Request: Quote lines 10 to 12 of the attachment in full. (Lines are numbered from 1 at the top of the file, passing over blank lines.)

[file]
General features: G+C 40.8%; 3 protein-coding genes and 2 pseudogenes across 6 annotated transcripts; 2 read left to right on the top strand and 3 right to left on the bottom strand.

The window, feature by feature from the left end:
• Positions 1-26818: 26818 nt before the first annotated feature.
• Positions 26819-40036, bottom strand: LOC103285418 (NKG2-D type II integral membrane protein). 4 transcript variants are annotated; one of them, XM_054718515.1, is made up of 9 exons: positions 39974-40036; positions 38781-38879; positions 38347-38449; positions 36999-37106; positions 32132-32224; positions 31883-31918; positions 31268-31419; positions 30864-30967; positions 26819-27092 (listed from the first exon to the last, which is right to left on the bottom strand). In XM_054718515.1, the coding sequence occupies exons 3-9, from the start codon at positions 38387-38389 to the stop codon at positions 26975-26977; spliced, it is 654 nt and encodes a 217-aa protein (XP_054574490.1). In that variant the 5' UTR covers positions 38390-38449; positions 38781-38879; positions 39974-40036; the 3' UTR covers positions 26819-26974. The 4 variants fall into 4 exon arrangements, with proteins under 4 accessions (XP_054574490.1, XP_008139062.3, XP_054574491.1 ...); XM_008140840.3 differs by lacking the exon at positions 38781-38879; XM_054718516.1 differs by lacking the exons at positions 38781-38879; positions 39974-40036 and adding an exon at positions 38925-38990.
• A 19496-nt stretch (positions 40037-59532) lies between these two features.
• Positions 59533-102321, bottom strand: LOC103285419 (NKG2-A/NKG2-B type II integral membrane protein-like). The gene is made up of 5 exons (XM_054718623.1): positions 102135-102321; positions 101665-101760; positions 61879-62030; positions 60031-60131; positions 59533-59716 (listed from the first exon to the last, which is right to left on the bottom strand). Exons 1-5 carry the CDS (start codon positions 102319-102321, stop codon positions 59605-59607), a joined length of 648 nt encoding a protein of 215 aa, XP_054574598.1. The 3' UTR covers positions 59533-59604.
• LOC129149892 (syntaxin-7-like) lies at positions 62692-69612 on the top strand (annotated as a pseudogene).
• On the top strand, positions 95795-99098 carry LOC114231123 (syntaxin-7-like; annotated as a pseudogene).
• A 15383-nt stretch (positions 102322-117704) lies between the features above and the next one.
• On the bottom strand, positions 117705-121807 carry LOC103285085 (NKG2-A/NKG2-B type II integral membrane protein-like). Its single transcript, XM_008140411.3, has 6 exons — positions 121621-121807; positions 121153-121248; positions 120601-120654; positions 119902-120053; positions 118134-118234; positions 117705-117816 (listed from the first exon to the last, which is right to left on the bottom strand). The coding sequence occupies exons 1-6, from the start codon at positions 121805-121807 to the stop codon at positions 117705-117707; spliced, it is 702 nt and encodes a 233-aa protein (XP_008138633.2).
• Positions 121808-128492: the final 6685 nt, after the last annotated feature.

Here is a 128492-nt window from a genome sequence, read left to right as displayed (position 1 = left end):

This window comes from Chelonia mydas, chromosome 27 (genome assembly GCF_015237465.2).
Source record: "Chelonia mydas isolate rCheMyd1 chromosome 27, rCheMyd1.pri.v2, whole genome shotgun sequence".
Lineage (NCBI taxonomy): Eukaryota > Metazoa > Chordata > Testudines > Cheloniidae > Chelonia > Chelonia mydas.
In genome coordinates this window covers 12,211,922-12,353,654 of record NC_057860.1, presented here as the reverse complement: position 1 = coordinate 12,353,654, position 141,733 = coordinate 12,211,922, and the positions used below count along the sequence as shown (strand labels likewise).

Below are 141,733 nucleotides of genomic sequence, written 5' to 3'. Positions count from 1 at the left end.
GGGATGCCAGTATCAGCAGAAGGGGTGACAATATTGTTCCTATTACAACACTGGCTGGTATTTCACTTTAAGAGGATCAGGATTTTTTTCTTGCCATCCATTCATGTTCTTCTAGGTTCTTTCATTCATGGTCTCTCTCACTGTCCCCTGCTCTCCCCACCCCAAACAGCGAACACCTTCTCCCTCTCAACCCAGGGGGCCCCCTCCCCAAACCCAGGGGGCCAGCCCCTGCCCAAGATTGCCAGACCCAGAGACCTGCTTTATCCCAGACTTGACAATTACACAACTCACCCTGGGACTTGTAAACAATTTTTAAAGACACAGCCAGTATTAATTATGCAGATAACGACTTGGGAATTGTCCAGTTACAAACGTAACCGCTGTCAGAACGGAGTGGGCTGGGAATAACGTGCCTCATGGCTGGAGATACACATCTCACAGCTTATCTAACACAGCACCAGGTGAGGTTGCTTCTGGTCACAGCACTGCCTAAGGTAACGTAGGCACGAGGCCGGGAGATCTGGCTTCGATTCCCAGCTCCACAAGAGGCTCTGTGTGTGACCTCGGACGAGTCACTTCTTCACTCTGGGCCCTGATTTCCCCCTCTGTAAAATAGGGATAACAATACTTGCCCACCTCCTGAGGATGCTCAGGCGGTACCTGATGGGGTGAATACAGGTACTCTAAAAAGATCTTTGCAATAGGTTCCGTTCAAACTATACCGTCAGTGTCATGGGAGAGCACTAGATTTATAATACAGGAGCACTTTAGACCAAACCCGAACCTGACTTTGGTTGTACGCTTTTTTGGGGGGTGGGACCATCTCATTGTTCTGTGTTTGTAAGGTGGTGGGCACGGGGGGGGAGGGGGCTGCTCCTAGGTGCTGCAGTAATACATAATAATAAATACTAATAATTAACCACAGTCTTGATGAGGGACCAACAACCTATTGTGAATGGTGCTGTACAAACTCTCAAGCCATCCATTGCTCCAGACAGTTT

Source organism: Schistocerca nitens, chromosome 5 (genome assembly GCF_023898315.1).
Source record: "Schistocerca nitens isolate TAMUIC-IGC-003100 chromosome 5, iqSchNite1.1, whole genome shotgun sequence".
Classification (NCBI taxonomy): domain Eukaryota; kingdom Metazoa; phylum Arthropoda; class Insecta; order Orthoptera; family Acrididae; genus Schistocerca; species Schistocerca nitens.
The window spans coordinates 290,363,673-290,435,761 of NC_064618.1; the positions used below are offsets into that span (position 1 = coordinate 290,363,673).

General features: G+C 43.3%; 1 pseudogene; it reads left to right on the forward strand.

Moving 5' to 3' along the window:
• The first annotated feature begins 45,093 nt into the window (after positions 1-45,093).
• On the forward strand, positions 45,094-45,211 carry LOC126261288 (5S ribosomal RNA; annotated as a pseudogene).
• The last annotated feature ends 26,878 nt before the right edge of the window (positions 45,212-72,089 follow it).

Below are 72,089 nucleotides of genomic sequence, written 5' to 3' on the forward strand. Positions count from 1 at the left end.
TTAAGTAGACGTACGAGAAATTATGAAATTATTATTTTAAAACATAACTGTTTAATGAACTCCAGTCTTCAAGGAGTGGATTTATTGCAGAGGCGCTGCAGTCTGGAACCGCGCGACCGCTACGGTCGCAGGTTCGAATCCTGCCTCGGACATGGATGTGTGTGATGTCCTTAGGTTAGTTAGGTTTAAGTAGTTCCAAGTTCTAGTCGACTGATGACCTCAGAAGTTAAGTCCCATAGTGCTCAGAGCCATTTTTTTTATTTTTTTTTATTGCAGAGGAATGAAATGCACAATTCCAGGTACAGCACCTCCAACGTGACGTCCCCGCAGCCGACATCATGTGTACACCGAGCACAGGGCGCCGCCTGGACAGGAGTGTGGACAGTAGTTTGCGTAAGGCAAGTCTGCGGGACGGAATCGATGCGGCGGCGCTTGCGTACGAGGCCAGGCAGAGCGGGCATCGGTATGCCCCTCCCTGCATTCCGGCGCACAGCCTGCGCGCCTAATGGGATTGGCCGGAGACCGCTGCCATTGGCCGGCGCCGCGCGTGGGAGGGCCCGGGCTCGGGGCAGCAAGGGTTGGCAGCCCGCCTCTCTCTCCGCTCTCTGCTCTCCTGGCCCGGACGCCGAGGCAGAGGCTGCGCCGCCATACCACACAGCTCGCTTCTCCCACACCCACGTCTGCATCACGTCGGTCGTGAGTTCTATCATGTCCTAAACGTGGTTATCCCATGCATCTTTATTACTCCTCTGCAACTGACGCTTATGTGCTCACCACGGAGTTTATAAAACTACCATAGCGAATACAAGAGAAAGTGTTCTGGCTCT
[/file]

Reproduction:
• On the bottom strand, positions 117705-121807 carry LOC103285085 (NKG2-A/NKG2-B type II integral membrane protein-like). Its single transcript, XM_008140411.3, has 6 exons — positions 121621-121807; positions 121153-121248; positions 120601-120654; positions 119902-120053; positions 118134-118234; positions 117705-117816 (listed from the first exon to the last, which is right to left on the bottom strand). The coding sequence occupies exons 1-6, from the start codon at positions 121805-121807 to the stop codon at positions 117705-117707; spliced, it is 702 nt and encodes a 233-aa protein (XP_008138633.2).
• Positions 121808-128492: the final 6685 nt, after the last annotated feature.

Here is a 128492-nt window from a genome sequence, read left to right as displayed (position 1 = left end):